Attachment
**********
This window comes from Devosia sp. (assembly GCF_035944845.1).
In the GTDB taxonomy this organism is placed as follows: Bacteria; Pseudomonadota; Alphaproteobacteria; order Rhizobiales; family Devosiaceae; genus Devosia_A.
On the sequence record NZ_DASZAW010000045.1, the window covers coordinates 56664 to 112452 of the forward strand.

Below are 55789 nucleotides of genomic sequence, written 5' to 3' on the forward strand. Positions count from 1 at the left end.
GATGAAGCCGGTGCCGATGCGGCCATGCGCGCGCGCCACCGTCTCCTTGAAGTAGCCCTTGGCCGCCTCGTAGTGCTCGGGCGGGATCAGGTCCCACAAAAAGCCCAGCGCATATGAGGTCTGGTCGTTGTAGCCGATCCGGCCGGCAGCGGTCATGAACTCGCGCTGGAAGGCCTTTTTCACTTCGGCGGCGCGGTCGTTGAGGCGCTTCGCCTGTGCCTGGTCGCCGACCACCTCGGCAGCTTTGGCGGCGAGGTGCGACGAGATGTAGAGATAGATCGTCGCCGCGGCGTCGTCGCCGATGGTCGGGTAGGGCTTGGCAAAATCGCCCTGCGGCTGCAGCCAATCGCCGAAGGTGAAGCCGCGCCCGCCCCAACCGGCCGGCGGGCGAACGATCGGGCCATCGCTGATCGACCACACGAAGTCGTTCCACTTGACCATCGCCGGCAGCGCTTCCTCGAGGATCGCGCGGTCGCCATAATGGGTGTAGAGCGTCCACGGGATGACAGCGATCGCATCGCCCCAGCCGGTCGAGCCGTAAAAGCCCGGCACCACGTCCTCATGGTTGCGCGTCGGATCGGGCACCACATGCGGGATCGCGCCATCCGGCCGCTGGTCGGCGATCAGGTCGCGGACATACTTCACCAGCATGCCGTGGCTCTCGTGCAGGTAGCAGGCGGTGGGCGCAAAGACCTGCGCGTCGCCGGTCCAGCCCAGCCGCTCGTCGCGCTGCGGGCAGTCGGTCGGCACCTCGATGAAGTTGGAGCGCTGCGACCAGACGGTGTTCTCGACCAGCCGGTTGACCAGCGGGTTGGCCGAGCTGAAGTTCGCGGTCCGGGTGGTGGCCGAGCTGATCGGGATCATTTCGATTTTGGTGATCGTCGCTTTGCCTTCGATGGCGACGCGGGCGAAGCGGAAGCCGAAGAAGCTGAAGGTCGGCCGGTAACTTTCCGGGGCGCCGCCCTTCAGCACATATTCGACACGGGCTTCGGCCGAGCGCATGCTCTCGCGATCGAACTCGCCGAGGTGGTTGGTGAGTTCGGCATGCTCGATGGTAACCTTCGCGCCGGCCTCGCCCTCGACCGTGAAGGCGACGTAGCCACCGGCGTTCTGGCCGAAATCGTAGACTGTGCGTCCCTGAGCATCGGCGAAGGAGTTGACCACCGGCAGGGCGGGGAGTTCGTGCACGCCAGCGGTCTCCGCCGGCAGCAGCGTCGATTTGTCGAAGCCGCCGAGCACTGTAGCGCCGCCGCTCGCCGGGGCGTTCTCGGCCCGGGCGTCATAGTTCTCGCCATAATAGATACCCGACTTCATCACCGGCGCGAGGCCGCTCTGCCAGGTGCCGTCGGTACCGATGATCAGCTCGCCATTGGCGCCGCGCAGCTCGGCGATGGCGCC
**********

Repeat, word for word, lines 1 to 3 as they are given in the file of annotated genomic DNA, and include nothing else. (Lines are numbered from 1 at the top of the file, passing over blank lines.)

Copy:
This window comes from Devosia sp. (assembly GCF_035944845.1).
In the GTDB taxonomy this organism is placed as follows: Bacteria; Pseudomonadota; Alphaproteobacteria; order Rhizobiales; family Devosiaceae; genus Devosia_A.
On the sequence record NZ_DASZAW010000045.1, the window covers coordinates 56664 to 112452 of the forward strand.